6 steps to erasing holiday credit card bills
By Justin Boyle
It's hard not to be generous during the holiday season, to ourselves as well as to others. The trouble with that generosity, though, is that it can lead to racking up some lofty balance figures on our credit card statements.
But starting today, you can formulate a solid plan of attack on that extra holiday debt. Here are six steps you can follow to make sure that the personal finance blow-back from your holiday generosity doesn't haunt you throughout the new year.
1. Freeze your spending
Every January 1, my aunt in New York takes whatever credit cards she's used for Christmas gifts that year and chucks them into the icebox. It keeps her from raising her balances any further, she says, while also serving as an effective reminder of her pledge every time she opens the freezer door. Her literal approach to a credit freeze may be a more eccentric gesture than you prefer, but using your own method to halt your spending can help you stop buying on credit as you get things under control.
2. Confront the numbers
Take an hour or so one evening to lay out a roster of your holiday credit cards. First, write down (or type in, if you use software your home accounting) the balances on each card. Then, figure your monthly interest rate and sort out how much more it would cost you to pay down your balances in nine or 12 months rather than three or six. The results might surprise you, and those figures might provide you with all the motivation you need to really focus on getting back in the black.
3. Reset your budget
It's easy to backslide into an un-budgeted spending schedule during the holiday season. I know I do it, and it's a rare specimen of personal financier who's prescient enough to budget for all the treats and surprises that come up at the end of a calendar year. So take a look back at last year's budget figures, adjust for new developments and fresh priorities and get back on track as soon as you can. Maybe even look into dropping that wishful New Year's resolution involving a gym membership and start jogging around the block or doing sit-ups at home instead.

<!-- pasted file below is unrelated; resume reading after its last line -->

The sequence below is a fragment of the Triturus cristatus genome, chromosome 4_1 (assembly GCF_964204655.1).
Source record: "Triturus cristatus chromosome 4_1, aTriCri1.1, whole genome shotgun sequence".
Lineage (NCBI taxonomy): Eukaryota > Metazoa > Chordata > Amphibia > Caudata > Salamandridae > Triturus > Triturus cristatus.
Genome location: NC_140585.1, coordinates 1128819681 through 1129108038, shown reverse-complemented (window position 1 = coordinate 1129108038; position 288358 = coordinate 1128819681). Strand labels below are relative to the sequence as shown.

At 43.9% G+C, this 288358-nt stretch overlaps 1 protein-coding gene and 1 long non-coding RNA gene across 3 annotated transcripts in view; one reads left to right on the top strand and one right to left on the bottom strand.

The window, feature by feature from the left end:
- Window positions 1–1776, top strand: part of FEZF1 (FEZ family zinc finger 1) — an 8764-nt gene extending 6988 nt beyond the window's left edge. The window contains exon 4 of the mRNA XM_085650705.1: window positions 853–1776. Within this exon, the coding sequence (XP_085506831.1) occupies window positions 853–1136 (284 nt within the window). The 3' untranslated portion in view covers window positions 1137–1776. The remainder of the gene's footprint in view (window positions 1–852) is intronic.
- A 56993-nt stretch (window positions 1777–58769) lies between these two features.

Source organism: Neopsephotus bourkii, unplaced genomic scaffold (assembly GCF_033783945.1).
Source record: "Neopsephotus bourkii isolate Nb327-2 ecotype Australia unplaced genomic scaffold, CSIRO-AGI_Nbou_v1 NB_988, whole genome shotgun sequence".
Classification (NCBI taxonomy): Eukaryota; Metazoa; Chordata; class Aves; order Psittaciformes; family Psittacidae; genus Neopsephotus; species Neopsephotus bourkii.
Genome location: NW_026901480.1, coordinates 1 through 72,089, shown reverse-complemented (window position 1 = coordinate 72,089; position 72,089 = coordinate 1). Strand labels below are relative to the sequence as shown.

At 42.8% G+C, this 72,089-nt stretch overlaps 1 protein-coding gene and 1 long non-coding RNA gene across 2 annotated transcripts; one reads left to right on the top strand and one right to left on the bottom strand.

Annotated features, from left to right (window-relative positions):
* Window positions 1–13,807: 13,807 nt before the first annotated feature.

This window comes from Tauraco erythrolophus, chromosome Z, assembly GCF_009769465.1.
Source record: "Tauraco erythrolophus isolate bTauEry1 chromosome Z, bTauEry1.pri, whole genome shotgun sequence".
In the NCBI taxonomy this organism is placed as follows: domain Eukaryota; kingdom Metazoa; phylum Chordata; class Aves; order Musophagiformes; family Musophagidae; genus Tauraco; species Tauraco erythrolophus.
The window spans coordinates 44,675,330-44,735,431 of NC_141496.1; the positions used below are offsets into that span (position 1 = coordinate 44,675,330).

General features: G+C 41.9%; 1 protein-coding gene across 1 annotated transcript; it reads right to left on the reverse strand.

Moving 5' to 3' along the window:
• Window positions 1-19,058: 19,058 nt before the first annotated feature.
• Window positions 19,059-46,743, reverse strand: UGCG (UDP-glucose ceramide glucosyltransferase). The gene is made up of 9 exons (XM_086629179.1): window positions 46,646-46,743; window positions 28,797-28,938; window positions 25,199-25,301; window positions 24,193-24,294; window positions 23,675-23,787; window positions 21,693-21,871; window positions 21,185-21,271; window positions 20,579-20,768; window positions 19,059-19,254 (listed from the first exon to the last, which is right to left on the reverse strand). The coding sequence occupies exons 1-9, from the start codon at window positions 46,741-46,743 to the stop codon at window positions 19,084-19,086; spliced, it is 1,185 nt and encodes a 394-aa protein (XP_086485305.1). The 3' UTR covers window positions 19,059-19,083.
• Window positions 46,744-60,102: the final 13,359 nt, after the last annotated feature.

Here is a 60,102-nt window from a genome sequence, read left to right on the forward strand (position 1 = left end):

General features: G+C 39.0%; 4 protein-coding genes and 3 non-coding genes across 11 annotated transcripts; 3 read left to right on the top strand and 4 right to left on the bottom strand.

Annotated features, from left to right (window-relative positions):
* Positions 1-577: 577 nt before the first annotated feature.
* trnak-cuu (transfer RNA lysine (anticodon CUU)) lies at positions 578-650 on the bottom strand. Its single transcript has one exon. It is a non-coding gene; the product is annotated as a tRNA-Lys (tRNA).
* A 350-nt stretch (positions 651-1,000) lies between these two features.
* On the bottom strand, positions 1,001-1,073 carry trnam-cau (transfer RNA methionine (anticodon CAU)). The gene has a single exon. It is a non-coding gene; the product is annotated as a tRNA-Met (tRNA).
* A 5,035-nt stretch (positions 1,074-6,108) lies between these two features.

4. Weigh a balance-transfer shuffle
If you're an average or above-average credit customer, chances are you have a few zero interest balance transfer credit card offers available to you. Take stock of your options -- don't forget to be careful of maximum transferable amounts or hidden transfer fees -- and think about pulling the trigger if there's a deal that looks like it will save you any considerable sum of accrued interest in the months to come.
5. Consider consolidation
If zero percent credit cards aren't an option for you and your debt has reached frightening levels, credit card debt consolidation can offer another avenue. Use caution when choosing this method, however. Although the promise of lower interest rates and a single monthly payment might be very enticing, it's important to read all the fine print on a consolidation deal before you sign in ink on the dotted line. Negative credit reporting may result from debt consolidation, and in some cases it's possible to contact your creditors yourself and negotiate better interest rates with them directly.
6. Start a plan for next year
Personal finance advisers will tell you until they're blue in the face: The best way to tackle holiday debt is to plan and budget for your holiday binges well in advance of Black Friday. If you've done any manner of holiday accounting for the last few years, those records can give you a fairly accurate idea of what sort of extra debits you should write in for next November and December. Setting aside some capital throughout 2013 in anticipation of heavy end-of-year spending traffic can make next year's credit reckoning go all the more smoothly.
Lastly, and perhaps most importantly, don't panic. You will get through this, and when you do, you'll likely be smarter, stronger and better prepared to tackle the fiscal beast of your own generosity in the years ahead.
Justin Boyle is a tutor, editor and designer who works in media production for an ecology non-profit. He lives in Austin, Texas, and finds a lot of things interesting, especially food, finance, education, tech, art and travel.